Archives for July 2013

CBC News at 11 – Staycation Foodies

CBC News at 11!

EDNA meets Melanie from the Heavy Blinkers

This podcast was recorded by Local Tasting Tours’ new fab SOMO guide Claire Gallant and features incredible local seafood and beef carpaccio tastings at the highly acclaimed and newly opened EDNA Restaurant on Gottingen Street.  Owner Jenna Mooers discusses neighbourhood dining and communal tables as well as favourite Sunday dinners;  talented local artist Melanie Stone from bands Dark for Dark and The Heavy Blinkers talks Julia Child and local music as well as a cool late night cafe on Agricola.

ednarestaurant.com – Dark for Dark – Heavy Blinkers – Jane’s Next Door

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LOCAL TASTING TOURS:

Hi everybody. This is Claire with Local Tasting Tours.  We’ve had a great start to our 2013 season. We have three tours running – they will be running until the 20th of October.  So today’s podcast – we’re at EDNA restaurant on Gottingen Street, and I’m here with owner Jenna Mooers.  You guys have been open for about a month – and – tell me what it’s been like since you’ve been open.

JENNA MOOERS:

It has been fabulous.  Honestly beyond my wildest projections.  Had really really great responses from Jane’s regulars as well as a hugely positive response from the neighbourhood.  About 90% of the people that come through the doors say, “Oh, I just live right up the street!” So that has  been really special.

LTT:

That’s the wonderful thing about EDNA, it seems to me – I also live really near by.  It’s a really kind of small, like community based place.  And then this area doesn’t have that kind of thing – like continuing that Jane’s/Brooklyn Warehouse “in a neighbourhood” tradition.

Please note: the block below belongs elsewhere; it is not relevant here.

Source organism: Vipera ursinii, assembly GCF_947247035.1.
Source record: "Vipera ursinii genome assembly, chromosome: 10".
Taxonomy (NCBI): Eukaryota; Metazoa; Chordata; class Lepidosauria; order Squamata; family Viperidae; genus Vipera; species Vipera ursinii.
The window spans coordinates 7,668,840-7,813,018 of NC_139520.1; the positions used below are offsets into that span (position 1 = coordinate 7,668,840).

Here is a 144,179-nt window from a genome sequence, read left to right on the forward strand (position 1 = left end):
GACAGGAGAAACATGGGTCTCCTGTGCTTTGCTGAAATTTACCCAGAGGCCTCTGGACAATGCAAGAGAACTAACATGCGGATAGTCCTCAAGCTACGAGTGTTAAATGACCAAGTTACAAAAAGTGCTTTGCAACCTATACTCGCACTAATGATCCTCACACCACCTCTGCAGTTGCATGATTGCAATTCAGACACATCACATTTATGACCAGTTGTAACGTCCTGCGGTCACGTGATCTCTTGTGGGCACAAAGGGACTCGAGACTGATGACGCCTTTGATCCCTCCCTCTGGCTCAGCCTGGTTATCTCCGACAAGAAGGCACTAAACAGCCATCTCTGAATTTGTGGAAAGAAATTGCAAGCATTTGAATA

JM:

That’s it – I feel like traditionally Halifax has been a bit separated – from my experience living in other cities, I found that when you have that mix of commercial and residential, is what really creates community.  Where you have a coffee shop to get your coffee in the morning and somewhere to grab a glass of wine at the end of the night that’s within walking distance – that allows you to bump into your neighbours, and meet people in your neighbourhood – you know I really feel like it contributes to creating a sense of community.

LTT:

Our guest today is Melanie Stone, Halifax musician.  Melanie’s part of a lot of different projects.  You recently were just part of the CD release for Dark for Dark.  And what kind of other stuff do you have on the go?

MELANIE STONE:

I’m in a band – not exclusively a lady band, but a band made of ladies incidentally – with my friend Rebecca Zolkower and Jess Lewis and we released a CD in May this year.  And then I sing with a band called the Heavy Blinkers, and we’re trying to release a CD this summer as well.  So that’s been the focus.

LTT:

Yeah the Blinkers, is that – that’s  a double CD?

MS:

It’s not – but it would be a double vinyl if we put it on vinyl.  It’s a long one. It’s been a long time coming – it’s a project that we started about seven years ago, and it’s just being finished and sent out to the world now.  It’s pretty exciting.

LTT:

It’s fantastic.  Well – we have two dishes here… Jenna why don’t you tell us about these two dishes.

JM:

Sure.  So first we have the Atlantic Bouillabaisse – it’s sort of a classic bouillabaisse – did a bit of a twist on.  It’s got scallops, shrimp, mussels, chorizio, fresh corn, pan-seared halibut, grilled toast, bit of saffron, sugar snap peas.. it’s got a little bit of an almost, sort of Spanish aroma to it with a bit of saffron and chorizio sausage, but all locally sourced fresh Atlantic seafood- and with our homemade focaccia there on the side as well.

LTT:

Totally gorgeous.  Well, let’s taste it!

JM: